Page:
Clogged gutters present you with a struggle. They overfill, overflow, and make a really big mess for you to clean up. In addition, they are doing unseen damage to your home. Clogged gutters can cause rotting to the wood trim and soffits and shingle damage as the water backs up. In addition, when they pour over the sides of the gutters, they cause erosion to the earth below which can equal serious damage to your foundation. All of these can add up to exceedingly high repair costs.

Fortunately, there’s a less expensive way to prevent these problems. Clean the clogged gutters. It’s not a pretty job, but it is a necessary evil. I’m sharing with your 4 easy steps to get this job done safely and easily in just a couple of hours of time.

Step One: Gather supplies

Step one, gather all the supplies that you’ll need. It makes life easy to have all you need on hand. Put them in a cart or wheelbarrow and push them along right with you as you run the length of your gutters.

The items that you need are as follows:

  • Garden hose with enough length to reach your gutters
  • Lawn and leaf trash bags
  • Safety goggles
  • Work gloves
  • Hand trowel
  • A sturdy, safe ladder

In addition, we suggest that you invite a buddy over to help you out. This is for two reasons. First, they can keep an eye on things as you ascend the ladder and help you move the supplies along as you progress with the project. Second, you can drop the debris down to them and they can trash it for you. Make sure you supply them with gloves, too!

Step Two: Scrape out debris

I’m not going to lie. There is really no easy way to do this job. You just need to get in the gutters with the hand trowel or your hands (wearing gloves and safety glasses) and scrape out the dead leaves and debris from the track of the gutters. Drop the mess of leaves, seeds, pine needles, and bird nests to your buddy for bagging. This is as low-tech a job as it gets.

Step Three: Rinse the gutters and downspout

After you’ve scraped all the debris and dead leaves out of the gutters, have your buddy hand up the hose and cut on your water. Rinse the gutters and downspout thoroughly, keeping your eyes open to make sure the water runs freely down the entire system and shoots out the bottom of the downspout.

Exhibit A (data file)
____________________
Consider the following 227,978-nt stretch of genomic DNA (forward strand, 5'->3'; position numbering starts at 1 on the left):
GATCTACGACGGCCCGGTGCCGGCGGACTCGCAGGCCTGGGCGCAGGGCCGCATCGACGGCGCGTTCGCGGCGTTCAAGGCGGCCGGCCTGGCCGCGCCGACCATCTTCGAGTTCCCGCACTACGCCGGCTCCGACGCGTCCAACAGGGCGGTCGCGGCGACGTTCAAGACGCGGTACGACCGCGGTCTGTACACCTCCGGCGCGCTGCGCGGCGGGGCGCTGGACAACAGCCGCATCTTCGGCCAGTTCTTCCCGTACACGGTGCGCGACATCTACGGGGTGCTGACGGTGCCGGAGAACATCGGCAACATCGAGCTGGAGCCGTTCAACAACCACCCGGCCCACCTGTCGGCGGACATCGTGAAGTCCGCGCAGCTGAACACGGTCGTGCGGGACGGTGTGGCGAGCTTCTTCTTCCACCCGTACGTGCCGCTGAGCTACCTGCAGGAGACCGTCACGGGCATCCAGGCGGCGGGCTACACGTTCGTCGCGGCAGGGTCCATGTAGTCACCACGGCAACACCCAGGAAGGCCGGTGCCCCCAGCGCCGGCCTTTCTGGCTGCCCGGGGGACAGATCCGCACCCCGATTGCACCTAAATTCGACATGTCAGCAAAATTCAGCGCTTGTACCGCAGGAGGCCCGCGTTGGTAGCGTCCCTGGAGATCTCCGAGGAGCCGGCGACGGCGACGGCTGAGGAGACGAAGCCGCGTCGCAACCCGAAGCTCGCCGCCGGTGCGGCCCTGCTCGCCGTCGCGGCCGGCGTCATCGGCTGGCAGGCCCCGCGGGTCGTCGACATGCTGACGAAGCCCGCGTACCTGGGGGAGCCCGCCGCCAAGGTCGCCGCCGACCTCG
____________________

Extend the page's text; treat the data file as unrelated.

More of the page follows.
Should the downspout clog up on you, use the running hose like a “snake.” Push it through the clogged area to force it out the bottom. If you still find any clogs, go back and clean again!

Step Four: Protect the gutters from future clogs

Finally, keep gutters from clogging by installing gutter guardsto help alleviate new clogs due to leaves, bird nests, and tree debris. Gutter guards cut down on the number of times you need to clean your gutters each year, keep you off that dangerous ladder, and allow you to put off the need to do this job again anytime soon!

Safety Tips When You Clean Clogged Gutters

  • A few final notes on safety when you clean clogged gutters.
  • Remember to have a buddy with you. It’s the absolute safest way to go about this job.
  • Never over-reach when you’re on the ladder as you can tip it over. Instead, you should move the ladder as often as needed to prevent falls.
  • Perform an inspection of your ladder to make sure it’s safe and locks into place securely before climbing.
  • Wear the safety goggles as recommended. As you scrape, the debris can fly unpredictably and could poke you in the eye.
  • Remember to wear the gloves. Wet leaves can be full of mold and mildew that you don’t want to touch. In addition, there will likely be feces of birds, mice, and squirrels to deal with.
  • Wasps love to build nests in the gutters and downspouts. If you see one, make sure there’s nobody home before you pull out the nest. You may need to call a pro exterminator to assist you with nest removal.


Follow these steps, and you’ll be able to clean clogged gutters easily to get that water running freely away from your house again in just a couple of hours.

Author Bio: Deborah Tayloe is a freelance digital content writer and a frequent contributor to GutterBrush. She is a prolific DIY blogger and loves sharing tips with homeowners.